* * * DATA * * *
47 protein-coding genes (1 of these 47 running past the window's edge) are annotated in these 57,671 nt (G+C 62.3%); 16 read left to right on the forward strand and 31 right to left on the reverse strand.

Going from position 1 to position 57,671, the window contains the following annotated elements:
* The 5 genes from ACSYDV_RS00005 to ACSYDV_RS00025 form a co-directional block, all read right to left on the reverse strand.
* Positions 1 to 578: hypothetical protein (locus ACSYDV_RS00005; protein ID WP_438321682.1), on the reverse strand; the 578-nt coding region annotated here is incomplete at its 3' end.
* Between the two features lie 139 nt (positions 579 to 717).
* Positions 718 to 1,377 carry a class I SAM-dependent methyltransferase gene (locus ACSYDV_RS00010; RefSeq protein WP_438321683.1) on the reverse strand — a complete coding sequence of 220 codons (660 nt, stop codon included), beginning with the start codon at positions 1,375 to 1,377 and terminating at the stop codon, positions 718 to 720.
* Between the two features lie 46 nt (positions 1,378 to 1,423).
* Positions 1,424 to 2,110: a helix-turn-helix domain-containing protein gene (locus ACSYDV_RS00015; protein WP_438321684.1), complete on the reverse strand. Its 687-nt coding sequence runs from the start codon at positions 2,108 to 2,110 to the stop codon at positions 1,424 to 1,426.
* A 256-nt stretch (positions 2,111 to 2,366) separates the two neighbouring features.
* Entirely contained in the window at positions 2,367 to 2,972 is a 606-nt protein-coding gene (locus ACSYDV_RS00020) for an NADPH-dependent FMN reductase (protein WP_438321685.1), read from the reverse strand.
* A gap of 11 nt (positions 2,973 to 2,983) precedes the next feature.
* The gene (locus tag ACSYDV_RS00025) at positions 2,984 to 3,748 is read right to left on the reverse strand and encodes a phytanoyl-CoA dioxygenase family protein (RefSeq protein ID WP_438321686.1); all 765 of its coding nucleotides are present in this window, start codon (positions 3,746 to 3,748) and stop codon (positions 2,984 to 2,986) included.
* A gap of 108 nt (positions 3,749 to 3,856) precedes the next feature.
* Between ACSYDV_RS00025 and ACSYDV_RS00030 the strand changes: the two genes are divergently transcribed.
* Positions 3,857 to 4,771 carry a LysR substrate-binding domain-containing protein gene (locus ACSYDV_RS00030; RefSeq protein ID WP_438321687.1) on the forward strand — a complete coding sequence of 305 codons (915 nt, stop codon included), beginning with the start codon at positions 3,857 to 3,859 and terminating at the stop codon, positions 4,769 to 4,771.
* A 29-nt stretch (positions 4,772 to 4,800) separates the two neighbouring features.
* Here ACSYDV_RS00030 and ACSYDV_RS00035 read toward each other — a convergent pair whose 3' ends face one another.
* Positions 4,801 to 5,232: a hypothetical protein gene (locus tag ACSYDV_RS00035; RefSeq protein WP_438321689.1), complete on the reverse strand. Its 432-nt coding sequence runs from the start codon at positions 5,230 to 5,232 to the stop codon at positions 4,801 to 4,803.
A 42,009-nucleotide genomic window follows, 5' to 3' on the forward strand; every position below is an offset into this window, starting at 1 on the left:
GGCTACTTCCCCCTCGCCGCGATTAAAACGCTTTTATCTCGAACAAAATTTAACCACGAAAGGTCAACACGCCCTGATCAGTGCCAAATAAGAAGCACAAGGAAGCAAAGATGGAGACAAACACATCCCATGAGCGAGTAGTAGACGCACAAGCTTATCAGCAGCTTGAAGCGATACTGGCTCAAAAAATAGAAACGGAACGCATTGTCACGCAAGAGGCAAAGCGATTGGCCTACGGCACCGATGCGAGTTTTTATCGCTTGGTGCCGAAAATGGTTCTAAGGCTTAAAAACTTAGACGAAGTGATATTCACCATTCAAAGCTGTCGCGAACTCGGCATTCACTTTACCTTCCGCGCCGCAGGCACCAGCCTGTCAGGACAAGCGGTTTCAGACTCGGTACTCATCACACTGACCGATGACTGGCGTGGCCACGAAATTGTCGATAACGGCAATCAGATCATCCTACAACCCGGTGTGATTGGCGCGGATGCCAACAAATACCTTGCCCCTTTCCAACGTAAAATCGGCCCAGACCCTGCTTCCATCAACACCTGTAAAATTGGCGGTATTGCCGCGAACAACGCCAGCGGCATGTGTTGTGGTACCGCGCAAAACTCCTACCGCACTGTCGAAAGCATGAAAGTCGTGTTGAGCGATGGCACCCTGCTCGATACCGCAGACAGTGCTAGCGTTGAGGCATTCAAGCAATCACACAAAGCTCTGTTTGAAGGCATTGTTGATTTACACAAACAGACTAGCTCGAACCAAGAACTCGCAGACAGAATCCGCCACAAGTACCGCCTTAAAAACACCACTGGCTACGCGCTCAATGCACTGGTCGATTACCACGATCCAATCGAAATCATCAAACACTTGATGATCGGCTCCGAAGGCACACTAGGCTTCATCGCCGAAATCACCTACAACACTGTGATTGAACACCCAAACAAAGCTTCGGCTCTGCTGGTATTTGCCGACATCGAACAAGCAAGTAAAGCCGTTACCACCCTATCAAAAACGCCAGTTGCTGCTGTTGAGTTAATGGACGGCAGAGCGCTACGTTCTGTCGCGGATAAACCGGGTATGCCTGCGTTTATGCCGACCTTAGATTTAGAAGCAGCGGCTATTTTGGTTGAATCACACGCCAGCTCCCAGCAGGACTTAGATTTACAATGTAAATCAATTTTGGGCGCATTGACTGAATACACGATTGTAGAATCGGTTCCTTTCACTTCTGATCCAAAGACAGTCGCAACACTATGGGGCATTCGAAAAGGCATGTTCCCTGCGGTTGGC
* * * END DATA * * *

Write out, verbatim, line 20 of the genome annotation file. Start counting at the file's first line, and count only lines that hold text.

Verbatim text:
GGCTACTTCCCCCTCGCCGCGATTAAAACGCTTTTATCTCGAACAAAATTTAACCACGAAAGGTCAACACGCCCTGATCAGTGCCAAATAAGAAGCACAAGGAAGCAAAGATGGAGACAAACACATCCCATGAGCGAGTAGTAGACGCACAAGCTTATCAGCAGCTTGAAGCGATACTGGCTCAAAAAATAGAAACGGAACGCATTGTCACGCAAGAGGCAAAGCGATTGGCCTACGGCACCGATGCGAGTTTTTATCGCTTGGTGCCGAAAATGGTTCTAAGGCTTAAAAACTTAGACGAAGTGATATTCACCATTCAAAGCTGTCGCGAACTCGGCATTCACTTTACCTTCCGCGCCGCAGGCACCAGCCTGTCAGGACAAGCGGTTTCAGACTCGGTACTCATCACACTGACCGATGACTGGCGTGGCCACGAAATTGTCGATAACGGCAATCAGATCATCCTACAACCCGGTGTGATTGGCGCGGATGCCAACAAATACCTTGCCCCTTTCCAACGTAAAATCGGCCCAGACCCTGCTTCCATCAACACCTGTAAAATTGGCGGTATTGCCGCGAACAACGCCAGCGGCATGTGTTGTGGTACCGCGCAAAACTCCTACCGCACTGTCGAAAGCATGAAAGTCGTGTTGAGCGATGGCACCCTGCTCGATACCGCAGACAGTGCTAGCGTTGAGGCATTCAAGCAATCACACAAAGCTCTGTTTGAAGGCATTGTTGATTTACACAAACAGACTAGCTCGAACCAAGAACTCGCAGACAGAATCCGCCACAAGTACCGCCTTAAAAACACCACTGGCTACGCGCTCAATGCACTGGTCGATTACCACGATCCAATCGAAATCATCAAACACTTGATGATCGGCTCCGAAGGCACACTAGGCTTCATCGCCGAAATCACCTACAACACTGTGATTGAACACCCAAACAAAGCTTCGGCTCTGCTGGTATTTGCCGACATCGAACAAGCAAGTAAAGCCGTTACCACCCTATCAAAAACGCCAGTTGCTGCTGTTGAGTTAATGGACGGCAGAGCGCTACGTTCTGTCGCGGATAAACCGGGTATGCCTGCGTTTATGCCGACCTTAGATTTAGAAGCAGCGGCTATTTTGGTTGAATCACACGCCAGCTCCCAGCAGGACTTAGATTTACAATGTAAATCAATTTTGGGCGCATTGACTGAATACACGATTGTAGAATCGGTTCCTTTCACTTCTGATCCAAAGACAGTCGCAACACTATGGGGCATTCGAAAAGGCATGTTCCCTGCGGTTGGC